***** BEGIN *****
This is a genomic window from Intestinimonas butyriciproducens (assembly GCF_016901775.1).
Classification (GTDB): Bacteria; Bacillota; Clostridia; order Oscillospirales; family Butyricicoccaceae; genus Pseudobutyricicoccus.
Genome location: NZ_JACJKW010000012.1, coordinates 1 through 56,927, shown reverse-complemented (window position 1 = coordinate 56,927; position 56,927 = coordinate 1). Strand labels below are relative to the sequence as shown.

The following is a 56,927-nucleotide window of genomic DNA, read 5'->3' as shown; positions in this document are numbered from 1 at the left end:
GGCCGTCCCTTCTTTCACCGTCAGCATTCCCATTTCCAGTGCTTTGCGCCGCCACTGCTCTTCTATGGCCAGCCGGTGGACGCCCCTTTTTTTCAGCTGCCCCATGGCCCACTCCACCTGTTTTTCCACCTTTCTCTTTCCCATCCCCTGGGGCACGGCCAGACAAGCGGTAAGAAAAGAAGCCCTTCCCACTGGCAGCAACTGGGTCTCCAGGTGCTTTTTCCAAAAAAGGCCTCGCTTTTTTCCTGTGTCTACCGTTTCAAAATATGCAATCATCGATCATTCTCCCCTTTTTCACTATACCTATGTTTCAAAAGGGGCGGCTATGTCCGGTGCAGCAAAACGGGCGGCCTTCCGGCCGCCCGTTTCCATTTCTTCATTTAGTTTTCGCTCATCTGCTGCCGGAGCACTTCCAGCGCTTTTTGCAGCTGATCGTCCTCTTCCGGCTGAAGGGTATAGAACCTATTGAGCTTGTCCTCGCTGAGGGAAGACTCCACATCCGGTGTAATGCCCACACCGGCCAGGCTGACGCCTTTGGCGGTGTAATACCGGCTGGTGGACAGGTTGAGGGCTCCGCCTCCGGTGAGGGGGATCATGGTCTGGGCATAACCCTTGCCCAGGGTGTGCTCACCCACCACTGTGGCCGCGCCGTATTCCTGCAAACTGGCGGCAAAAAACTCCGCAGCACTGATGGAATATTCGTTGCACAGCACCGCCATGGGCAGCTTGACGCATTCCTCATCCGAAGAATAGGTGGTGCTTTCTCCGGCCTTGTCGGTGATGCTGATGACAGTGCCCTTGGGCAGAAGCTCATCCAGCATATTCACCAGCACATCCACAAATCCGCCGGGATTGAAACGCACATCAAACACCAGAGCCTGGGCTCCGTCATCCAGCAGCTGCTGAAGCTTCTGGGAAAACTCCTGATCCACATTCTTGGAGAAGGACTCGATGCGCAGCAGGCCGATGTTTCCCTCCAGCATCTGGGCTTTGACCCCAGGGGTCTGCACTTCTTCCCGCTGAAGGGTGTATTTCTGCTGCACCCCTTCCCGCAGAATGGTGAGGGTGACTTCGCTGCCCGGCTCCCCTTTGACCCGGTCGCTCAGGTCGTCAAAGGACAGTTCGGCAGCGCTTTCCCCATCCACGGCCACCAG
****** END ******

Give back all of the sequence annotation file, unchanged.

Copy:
This is a genomic window from Intestinimonas butyriciproducens (assembly GCF_016901775.1).
Classification (GTDB): Bacteria; Bacillota; Clostridia; order Oscillospirales; family Butyricicoccaceae; genus Pseudobutyricicoccus.
Genome location: NZ_JACJKW010000012.1, coordinates 1 through 56,927, shown reverse-complemented (window position 1 = coordinate 56,927; position 56,927 = coordinate 1). Strand labels below are relative to the sequence as shown.

The following is a 56,927-nucleotide window of genomic DNA, read 5'->3' as shown; positions in this document are numbered from 1 at the left end:
GGCCGTCCCTTCTTTCACCGTCAGCATTCCCATTTCCAGTGCTTTGCGCCGCCACTGCTCTTCTATGGCCAGCCGGTGGACGCCCCTTTTTTTCAGCTGCCCCATGGCCCACTCCACCTGTTTTTCCACCTTTCTCTTTCCCATCCCCTGGGGCACGGCCAGACAAGCGGTAAGAAAAGAAGCCCTTCCCACTGGCAGCAACTGGGTCTCCAGGTGCTTTTTCCAAAAAAGGCCTCGCTTTTTTCCTGTGTCTACCGTTTCAAAATATGCAATCATCGATCATTCTCCCCTTTTTCACTATACCTATGTTTCAAAAGGGGCGGCTATGTCCGGTGCAGCAAAACGGGCGGCCTTCCGGCCGCCCGTTTCCATTTCTTCATTTAGTTTTCGCTCATCTGCTGCCGGAGCACTTCCAGCGCTTTTTGCAGCTGATCGTCCTCTTCCGGCTGAAGGGTATAGAACCTATTGAGCTTGTCCTCGCTGAGGGAAGACTCCACATCCGGTGTAATGCCCACACCGGCCAGGCTGACGCCTTTGGCGGTGTAATACCGGCTGGTGGACAGGTTGAGGGCTCCGCCTCCGGTGAGGGGGATCATGGTCTGGGCATAACCCTTGCCCAGGGTGTGCTCACCCACCACTGTGGCCGCGCCGTATTCCTGCAAACTGGCGGCAAAAAACTCCGCAGCACTGATGGAATATTCGTTGCACAGCACCGCCATGGGCAGCTTGACGCATTCCTCATCCGAAGAATAGGTGGTGCTTTCTCCGGCCTTGTCGGTGATGCTGATGACAGTGCCCTTGGGCAGAAGCTCATCCAGCATATTCACCAGCACATCCACAAATCCGCCGGGATTGAAACGCACATCAAACACCAGAGCCTGGGCTCCGTCATCCAGCAGCTGCTGAAGCTTCTGGGAAAACTCCTGATCCACATTCTTGGAGAAGGACTCGATGCGCAGCAGGCCGATGTTTCCCTCCAGCATCTGGGCTTTGACCCCAGGGGTCTGCACTTCTTCCCGCTGAAGGGTGTATTTCTGCTGCACCCCTTCCCGCAGAATGGTGAGGGTGACTTCGCTGCCCGGCTCCCCTTTGACCCGGTCGCTCAGGTCGTCAAAGGACAGTTCGGCAGCGCTTTCCCCATCCACGGCCACCAG